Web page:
- Gather “competitive intelligence” from Glassdoor before you create your employer profile.
- Use metrics to better identify your target audience and tailor your hiring approach.
- Glassdoor offers paid advertising options.
- Go here for a Glassdoor recruiting tutorial.
Meet-ups and developer events
Meetup.com is an amazing networking site which unites people with shared professional interests.
With 30.3 million members and more than 0.25 million groups, it’s one of the largest networks of developers all around the world.
Meetup allows members to find and join groups unified by a common interest. It’s designed so that organizers can manage events associated with in-person meetings.
For individuals, it can help them find groups that fit their interests and attend events in their preferred location.
But you can use meetup to find potential candidates without having to go to any events as many of meetup’s groups and attendee lists are public.
- Find groups of interest (according to location, skills, etc.) using specific keywords. For example, you can find tech meetups within 25 miles of Melbourne, you can browse by country, state, city and the topic of your interest (in our case, it’s tech).
- Look at the meetup members’ profile and evaluate them through their introduction, interests, and answers to group questions. (Highlight “members” in the image.)
- Get a list of other groups they’ve joined. This would help demarcate serious ones from the others. Also, you’ll get to know about their interest areas. (Highlight Members of 11 other meetups.)
- Once you’ve made your interest list, for reference, check their Twitter, Google+, blogs, or sites (if any) to know more about them. Once you’ve filtered your candidates, you can send them a personalized email through meetup which goes to their personal e-mail address as that’s the same address where their meetup updates are sent to.
In this era of digitalization, we daily come across innumerable ads, emails, offers, sales pitches and a lot of other things.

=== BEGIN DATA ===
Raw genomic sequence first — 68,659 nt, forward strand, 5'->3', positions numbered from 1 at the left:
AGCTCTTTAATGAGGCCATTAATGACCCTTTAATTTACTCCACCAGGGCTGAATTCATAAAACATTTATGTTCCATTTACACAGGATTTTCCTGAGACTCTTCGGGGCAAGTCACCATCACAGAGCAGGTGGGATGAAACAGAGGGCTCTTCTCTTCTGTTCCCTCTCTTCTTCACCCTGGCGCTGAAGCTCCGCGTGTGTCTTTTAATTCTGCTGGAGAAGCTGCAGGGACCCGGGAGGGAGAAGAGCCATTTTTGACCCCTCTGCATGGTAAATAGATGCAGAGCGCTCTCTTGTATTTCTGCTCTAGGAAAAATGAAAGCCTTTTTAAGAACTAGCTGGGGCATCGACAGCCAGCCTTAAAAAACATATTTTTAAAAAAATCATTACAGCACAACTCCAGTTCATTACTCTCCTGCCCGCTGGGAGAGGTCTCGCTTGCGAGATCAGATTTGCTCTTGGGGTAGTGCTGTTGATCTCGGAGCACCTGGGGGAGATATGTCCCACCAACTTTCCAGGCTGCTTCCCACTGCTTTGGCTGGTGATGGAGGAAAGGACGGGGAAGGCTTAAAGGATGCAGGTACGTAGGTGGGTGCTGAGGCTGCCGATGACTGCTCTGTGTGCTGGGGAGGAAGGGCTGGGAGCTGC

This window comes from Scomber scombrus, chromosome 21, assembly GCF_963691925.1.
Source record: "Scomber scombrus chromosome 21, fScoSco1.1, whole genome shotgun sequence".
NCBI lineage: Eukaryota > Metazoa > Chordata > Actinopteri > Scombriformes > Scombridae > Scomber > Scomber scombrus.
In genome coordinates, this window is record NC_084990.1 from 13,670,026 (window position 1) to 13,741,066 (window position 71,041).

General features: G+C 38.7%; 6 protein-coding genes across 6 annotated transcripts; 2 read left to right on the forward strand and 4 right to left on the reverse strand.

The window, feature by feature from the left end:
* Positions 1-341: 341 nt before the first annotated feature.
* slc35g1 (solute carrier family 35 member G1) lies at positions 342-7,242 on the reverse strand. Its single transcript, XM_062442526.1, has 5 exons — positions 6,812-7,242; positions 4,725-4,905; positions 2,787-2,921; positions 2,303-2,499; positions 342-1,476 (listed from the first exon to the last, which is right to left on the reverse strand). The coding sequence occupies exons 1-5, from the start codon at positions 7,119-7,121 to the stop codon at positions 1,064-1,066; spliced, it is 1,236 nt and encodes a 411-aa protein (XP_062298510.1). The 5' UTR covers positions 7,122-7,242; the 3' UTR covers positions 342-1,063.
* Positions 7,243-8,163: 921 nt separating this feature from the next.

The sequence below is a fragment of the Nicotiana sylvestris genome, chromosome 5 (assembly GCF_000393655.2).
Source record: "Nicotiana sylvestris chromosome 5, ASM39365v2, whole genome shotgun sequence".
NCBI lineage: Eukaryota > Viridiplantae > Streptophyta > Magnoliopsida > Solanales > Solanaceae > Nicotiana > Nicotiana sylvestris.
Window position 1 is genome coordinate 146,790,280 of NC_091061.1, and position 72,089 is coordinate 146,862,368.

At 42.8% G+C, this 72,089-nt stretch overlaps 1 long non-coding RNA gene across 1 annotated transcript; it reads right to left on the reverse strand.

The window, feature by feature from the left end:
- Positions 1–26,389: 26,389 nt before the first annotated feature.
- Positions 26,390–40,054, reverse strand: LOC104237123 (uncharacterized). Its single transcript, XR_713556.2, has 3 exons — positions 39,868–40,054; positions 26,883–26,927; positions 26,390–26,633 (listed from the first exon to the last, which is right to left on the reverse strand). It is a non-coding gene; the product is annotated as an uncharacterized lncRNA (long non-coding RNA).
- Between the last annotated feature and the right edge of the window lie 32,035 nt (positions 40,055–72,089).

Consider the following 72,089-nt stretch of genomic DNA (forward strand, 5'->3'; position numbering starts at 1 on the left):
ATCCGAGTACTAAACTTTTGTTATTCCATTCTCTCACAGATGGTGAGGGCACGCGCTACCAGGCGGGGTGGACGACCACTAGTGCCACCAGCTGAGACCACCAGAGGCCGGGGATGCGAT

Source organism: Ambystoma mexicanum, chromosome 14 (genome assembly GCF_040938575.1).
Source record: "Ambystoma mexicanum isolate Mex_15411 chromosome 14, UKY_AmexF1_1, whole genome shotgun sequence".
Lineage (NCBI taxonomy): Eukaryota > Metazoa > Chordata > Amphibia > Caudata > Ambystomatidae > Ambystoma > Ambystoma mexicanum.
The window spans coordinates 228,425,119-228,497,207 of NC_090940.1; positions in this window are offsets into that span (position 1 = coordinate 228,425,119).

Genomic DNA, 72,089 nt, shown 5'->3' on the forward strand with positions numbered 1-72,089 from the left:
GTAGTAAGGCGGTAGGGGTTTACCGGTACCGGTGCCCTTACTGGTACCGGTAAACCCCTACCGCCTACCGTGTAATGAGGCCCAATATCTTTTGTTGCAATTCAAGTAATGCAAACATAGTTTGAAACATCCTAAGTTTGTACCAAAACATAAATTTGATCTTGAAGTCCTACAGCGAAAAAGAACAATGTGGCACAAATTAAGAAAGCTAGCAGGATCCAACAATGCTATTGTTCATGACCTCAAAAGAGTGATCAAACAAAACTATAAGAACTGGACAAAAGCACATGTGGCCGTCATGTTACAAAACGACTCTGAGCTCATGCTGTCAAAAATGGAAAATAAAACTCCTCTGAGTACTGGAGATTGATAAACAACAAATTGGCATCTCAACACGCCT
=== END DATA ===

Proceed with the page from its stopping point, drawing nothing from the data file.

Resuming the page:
So as a recruiter, how can you differentiate yourself and your company from others?
Personal relationships not only can enable you and your organization to stand out but can create an image of an outstanding brand for which people would want to work.
And to develop these relationships, as a recruiter, developer events can provide you with an opportunity to network with the most sort-out technical experts.
You can make connections and build mutually beneficial relationships with them.
These events happen around the year globally and your colleagues and you can be part of it.
Over coffee, lunch, or cocktails, you can make connections and spread awareness about how awesome your company is for the developers.
Maybe at a breakout session, you may find your next tech star.
- There are various sites which provide you with information about these events. Search on Google will give you these on top:
Companies conduct hackathons to foster innovation and get out-of-the-box ideas to create efficient and highly effective products.
Irrespective of the format or theme of a hackathon, participants are expected to build something from scratch and typically complete the challenge with a working prototype.
Hackathons are one of their favorite talent-discovery activities, say recruiters.
External hackathons are amazing places to network with exceptional talent and industry experts.
You can skillfully build a talent pipeline of hardworking, smart, and passionate programmers by attending the right events.
The participants will need to work collaboratively and competitively against time and resource constraints; this gives a recruiter a complete picture of the programmers in their “natural habitat.”
Companies also conduct internal hackathons to crowdsource ideas and identify untapped exceptional talent in their workforce.
- Read more about how hackathons can be leveraged by HR here.
Recruiters can use these ideas to rope in the best programmers looking for a challenging and rewarding opportunities. Admittedly, finding them can be overwhelming.
No matter which source you turn to, remember to hire a programmer who fits into your work environment in terms of vision and commitment.
To ensure better chances of success, you can give them audition projects or bring them on board as consultants initially.
Take your time.
There’s more to a programmer than knowing how to code. “It’s really just about logical thinking and analysis,” says Zack Haehn, Bloomberg’s Software Engineering Head.
So, hire for proven capability.